Bogs are beautiful

By Candice Marshall June 2, 2022
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The word ‘bog’ doesn’t exactly evoke the most ideal mental imagery, but bogs are, in fact, extremely idyllic.

High in the Victorian Alps, the Baw Baw Plateau is home to one of Australia’s most unique ecosystems. 

It is here that dense, lush vegetation intertwines with bright green moss so thick only outcrops of granite rock can break through. 

Dragonflies hover over crystal-clear pools of water, daisies reach for the sun, and if you listen closely you might hear the call of the endemic Baw Baw frog.

This is ‘Baw Baw bog’ – part of Baw Baw National Park in Victoria’s high country. 

What is a bog?

A bog is a very specific type of ecosystem.

They are often referred to as peatlands or alpine peatlands, and while these terms are technically correct, “they’re just too generic,” says Dr Arn Tolsma, a senior scientist at Victoria’s Department of Environment, Land, Water and Planning’s Arthur Rylah Institute.

“A bog is a freshwater peatland that contains sphagnum moss,” Arn explains.

“The EPBC (Environment Protection and Biodiversity Conservation Act 1999) calls them ‘Alpine sphagnum bogs’ and that’s probably the best term to describe them.” 

Alpine sphagnum bogs need a combination of a few things in order to form and thrive. 

The most important thing is a plentiful supply of groundwater that keeps the soil saturated for most of the year. 

“Bogs form along seepage lines on gentle slopes and along valley bottoms in south-east Australia’s alpine and subalpine zones – generally above 1000 m elevation – because that is where rainfall is high and there is a reliable source of groundwater,” says Arn.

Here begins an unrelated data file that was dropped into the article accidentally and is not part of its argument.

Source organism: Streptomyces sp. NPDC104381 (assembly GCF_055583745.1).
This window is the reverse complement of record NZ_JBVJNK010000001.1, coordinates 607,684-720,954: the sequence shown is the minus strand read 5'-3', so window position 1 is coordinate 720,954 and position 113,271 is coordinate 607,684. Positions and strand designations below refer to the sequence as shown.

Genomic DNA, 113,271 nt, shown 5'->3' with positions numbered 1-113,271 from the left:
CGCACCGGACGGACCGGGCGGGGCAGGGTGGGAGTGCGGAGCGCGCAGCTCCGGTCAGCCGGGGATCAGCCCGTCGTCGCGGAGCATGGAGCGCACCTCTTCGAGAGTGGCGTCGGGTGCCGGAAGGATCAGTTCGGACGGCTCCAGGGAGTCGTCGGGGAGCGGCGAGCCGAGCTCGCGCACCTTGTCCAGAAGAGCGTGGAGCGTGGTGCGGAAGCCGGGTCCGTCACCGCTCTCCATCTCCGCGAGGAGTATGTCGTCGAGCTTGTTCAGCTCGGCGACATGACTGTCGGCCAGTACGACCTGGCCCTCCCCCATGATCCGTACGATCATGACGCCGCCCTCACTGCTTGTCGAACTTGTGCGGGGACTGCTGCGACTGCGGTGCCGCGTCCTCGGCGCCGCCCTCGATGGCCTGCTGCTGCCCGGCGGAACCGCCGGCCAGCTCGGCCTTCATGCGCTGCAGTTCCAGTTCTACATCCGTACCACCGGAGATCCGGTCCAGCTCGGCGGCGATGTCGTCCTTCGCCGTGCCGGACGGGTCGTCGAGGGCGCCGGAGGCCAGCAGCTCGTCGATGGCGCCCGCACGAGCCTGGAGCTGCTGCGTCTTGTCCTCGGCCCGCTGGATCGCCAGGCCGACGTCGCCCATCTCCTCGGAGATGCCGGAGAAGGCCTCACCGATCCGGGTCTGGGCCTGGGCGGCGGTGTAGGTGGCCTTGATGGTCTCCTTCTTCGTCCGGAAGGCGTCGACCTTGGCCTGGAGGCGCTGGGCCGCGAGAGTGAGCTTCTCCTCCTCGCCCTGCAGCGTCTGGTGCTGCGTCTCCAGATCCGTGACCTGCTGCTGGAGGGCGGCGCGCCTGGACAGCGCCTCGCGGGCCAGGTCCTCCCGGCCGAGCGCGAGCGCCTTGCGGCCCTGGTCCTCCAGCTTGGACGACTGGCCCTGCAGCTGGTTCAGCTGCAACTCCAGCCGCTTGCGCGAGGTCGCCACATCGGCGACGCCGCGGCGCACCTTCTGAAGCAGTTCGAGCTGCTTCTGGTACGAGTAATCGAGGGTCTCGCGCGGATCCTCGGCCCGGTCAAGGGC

When conditions are right, groundwater-dependent vegetation including sphagnum moss will grow, creating an alpine sphagnum bog.

Incredibly, the sphagnum moss then creates its own ideal living conditions. 

“The moss forms deep hummocks that hold back the water and then helps maintain optimum conditions for its own growth – like a feedback loop,” says Arn.

“The sphagnum creates conditions that are highly acidic, low in nutrients, low in temperature, low in oxygen, and that depresses the growth of vascular plants and allows the sphagnum to dominate. So it creates conditions that suit itself.”

But while sphagnum moss may act in its own self-interest, the knock-on effects benefit the wider environment. 

“Cold, saturated, anaerobic conditions slow down the decomposition of dead plant material, allowing this material to slowly accumulate under the bog as a layer of highly-organic peat, hence the generic name ‘peatland’. It’s estimated the alpine  sphagnum bogs hold something like 200 tonnes of carbon per hectare so they are very important when it comes to carbon sequestration,” says Arn.

“Bogs also perform various hydrological functions… as well as provide habitat for a range of unique plant and animal species,” he adds.

Baw Baw National Park. Video credit: James Bugg

Baw Baw bog

The Baw Baw bog is actually a collection of bogs which are a precious living example of alpine sphagnum bogs, says Daniel Brown, Parks Victoria’s Manager of Regional Planning for Eastern Victoria. 

“They are in an area that’s really quite pristine,” he says.